Behavioural traits that are consistent over time and in different contexts are often referred to as personality traits. These traits influence fitness because they play a major role in foraging, reproduction and survival, and so it is assumed that they have little or no additive genetic variance and, consequently, low heritability because, theoretically, they are under strong selection. Boldness and aggressiveness are two personality traits that have been shown to affect fitness. By crossing single males to multiple females, we estimated the heritability of boldness and aggressiveness in the zebrafish, Danio rerio. The additive genetic variance was statistically significant for both traits and the heritability estimates (95 % confidence intervals) for boldness and aggressiveness were 0.76 (0.49, 0.90) and 0.36 (0.10, 0.72) respectively. Furthermore, there were significant maternal effects accounting for 18 and 9 % of the proportion of phenotypic variance in boldness and aggressiveness respectively. This study shows that there is a significant level of genetic variation in this population that would allow these traits to evolve in response to selection.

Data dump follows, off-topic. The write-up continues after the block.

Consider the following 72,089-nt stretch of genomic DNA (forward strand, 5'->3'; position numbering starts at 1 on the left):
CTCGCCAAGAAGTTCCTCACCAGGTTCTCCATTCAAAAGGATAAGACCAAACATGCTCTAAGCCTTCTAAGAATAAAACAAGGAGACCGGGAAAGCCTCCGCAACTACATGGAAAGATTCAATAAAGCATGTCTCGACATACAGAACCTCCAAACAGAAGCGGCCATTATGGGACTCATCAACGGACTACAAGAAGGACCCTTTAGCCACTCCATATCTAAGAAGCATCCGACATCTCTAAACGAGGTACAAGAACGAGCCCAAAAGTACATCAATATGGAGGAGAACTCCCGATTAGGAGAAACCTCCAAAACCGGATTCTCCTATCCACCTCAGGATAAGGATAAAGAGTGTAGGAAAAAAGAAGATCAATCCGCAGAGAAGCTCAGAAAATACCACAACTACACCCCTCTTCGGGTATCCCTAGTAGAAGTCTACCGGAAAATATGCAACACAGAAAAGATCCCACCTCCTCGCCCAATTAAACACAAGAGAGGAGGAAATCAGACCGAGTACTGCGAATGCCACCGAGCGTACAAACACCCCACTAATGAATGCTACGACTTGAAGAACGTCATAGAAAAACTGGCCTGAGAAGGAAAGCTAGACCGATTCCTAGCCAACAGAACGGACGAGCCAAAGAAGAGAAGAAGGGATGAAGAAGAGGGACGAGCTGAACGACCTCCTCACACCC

Áreas temáticas de ASJC Scopus
- Ecología, evolución, comportamiento y sistemática
- Genética (clínica)